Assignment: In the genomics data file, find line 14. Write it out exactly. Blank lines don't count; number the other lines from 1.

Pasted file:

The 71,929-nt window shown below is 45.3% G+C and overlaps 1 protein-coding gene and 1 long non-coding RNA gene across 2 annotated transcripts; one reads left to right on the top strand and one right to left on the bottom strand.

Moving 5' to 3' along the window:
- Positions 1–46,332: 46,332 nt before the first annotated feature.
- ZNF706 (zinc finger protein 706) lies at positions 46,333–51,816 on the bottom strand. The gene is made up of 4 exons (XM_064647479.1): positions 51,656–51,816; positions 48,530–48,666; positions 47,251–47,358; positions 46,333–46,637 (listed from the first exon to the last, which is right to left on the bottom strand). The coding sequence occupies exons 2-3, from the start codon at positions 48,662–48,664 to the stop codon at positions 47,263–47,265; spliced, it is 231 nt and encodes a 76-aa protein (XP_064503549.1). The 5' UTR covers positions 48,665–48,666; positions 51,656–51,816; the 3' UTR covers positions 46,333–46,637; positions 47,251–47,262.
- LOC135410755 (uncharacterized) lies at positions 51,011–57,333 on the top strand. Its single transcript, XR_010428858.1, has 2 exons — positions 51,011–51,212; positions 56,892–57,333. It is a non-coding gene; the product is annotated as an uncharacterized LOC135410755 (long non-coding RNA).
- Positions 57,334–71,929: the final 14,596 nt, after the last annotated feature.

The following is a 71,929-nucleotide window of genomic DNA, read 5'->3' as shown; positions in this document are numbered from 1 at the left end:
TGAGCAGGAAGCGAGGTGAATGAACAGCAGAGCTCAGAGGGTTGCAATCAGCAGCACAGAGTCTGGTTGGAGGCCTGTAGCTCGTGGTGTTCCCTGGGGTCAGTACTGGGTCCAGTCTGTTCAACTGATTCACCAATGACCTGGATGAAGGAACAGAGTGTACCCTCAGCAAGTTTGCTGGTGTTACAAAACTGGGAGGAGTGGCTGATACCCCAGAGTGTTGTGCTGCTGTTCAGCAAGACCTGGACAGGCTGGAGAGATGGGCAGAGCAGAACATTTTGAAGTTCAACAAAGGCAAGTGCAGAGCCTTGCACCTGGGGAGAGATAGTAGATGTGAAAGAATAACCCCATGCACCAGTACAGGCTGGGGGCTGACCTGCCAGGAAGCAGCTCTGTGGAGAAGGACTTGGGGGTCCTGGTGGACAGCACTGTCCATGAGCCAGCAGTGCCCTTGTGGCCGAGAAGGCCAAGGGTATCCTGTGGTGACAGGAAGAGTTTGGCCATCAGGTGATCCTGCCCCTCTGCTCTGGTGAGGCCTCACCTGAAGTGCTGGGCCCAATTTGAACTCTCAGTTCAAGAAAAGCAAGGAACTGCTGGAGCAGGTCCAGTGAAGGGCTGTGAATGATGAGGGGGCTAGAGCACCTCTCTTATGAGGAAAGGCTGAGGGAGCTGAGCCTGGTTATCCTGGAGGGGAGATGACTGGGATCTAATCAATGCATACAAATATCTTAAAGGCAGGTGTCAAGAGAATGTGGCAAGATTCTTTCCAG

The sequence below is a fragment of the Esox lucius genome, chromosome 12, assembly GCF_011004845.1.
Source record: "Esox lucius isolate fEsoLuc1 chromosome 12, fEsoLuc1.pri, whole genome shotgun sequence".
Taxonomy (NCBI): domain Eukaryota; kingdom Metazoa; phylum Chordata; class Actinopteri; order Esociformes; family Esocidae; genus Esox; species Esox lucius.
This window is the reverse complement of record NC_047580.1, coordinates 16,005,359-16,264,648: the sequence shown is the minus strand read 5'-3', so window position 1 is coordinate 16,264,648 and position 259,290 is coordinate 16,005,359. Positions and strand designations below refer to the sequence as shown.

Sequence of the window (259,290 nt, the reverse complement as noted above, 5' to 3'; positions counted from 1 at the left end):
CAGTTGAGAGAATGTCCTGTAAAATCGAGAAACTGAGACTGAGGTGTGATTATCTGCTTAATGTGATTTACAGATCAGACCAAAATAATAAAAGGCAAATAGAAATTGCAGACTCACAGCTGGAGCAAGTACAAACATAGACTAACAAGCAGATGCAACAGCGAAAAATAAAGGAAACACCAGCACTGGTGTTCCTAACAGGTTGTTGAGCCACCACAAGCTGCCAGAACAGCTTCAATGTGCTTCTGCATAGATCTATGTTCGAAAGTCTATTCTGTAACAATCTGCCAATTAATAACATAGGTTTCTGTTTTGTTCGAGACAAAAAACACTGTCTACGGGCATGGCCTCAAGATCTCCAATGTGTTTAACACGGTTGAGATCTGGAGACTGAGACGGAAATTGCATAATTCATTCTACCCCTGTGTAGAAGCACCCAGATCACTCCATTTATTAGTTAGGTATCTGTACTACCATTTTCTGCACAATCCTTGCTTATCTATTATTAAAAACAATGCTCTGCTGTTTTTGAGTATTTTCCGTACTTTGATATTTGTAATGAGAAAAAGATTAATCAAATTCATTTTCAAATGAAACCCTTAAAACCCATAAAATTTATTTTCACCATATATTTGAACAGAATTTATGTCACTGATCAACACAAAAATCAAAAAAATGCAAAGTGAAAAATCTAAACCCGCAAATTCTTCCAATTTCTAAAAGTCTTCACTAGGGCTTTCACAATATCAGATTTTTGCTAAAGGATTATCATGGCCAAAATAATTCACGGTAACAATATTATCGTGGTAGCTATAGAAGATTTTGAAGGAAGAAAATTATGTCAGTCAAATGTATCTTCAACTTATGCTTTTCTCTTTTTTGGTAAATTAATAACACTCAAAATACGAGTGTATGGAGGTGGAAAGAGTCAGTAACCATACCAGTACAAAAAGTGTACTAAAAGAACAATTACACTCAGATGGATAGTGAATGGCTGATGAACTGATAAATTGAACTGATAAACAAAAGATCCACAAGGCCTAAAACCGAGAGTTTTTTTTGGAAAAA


CAGTTGAGAGAATGTCCTGTAAAATCGAGAAACTGAGACTGAGGTGTGATTATCTGCTTAATGTGATTTACAGATCAGACCAAAATAATAAAAGGCAAATAGAAATTGCAGACTCACAGCTGGAGCAAGTACAAACATAGACTAACAAGCAGATGCAACAGCGAAAAATAAAGGAAACACCAGCACTGGTGTTCCTAACAGGTTGTTGAGCCACCACAAGCTGCCAGAACAGCTTCAATGTGCTTCTGCATAGATCTATGTTCGAAAGTCTATTCTGTAACAATCTGCCAATTAATAACATAGGTTTCTGTTTTGTTCGAGACAAAAAACACTGTCTACGGGCATGGCCTCAAGATCTCCAATGTGTTTAACACGGTTGAGATCTGGAGACTGAGACGGAAATTGCATAATTCATTCTACCCCTGTGTAGAAGCACCCAGATCACTCCATTTATTAGTTAGGTATCTGTACTACCATTTTCTGCACAATCCTTGCTTATCTATTATTAAAAACAATGCTCTGCTGTTTTTGAGTATTTTCCGTACTTTGATATTTGTAATGAGAAAAAGATTAATCAAATTCATTTTCAAATGAAACCCTTAAAACCCATAAAATTTATTTTCACCATATATTTGAACAGAATTTATGTCACTGATCAACACAAAAATCAAAAAAATGCAAAGTGAAAAATCTAAACCCGCAAATTCTTCCAATTTCTAAAAGTCTTCACTAGGGCTTTCACAATATCAGATTTTTGCTAAAGGATTATCATGGCCAAAATAATTCACGGTAACAATATTATCGTGGTAGCTATAGAAGATTTTGAAGGAAGAAAATTATGTCAGTCAAATGTATCTTCAACTTATGCTTTTCTCTTTTTTGGTAAATTAATAACACTCAAAATACGAGTGTATGGAGGTGGAAAGAGTCAGTAACCATACCAGTACAAAAAGTGTACTAAAAGAACAATTACACTCAGATGGATAGTGAATGGCTGATGAACTGATAAATTGAACTGATAAACAAAAGATCCACAAGGCCTAAAACCGAGAGTTTTTTTTGGAAAAA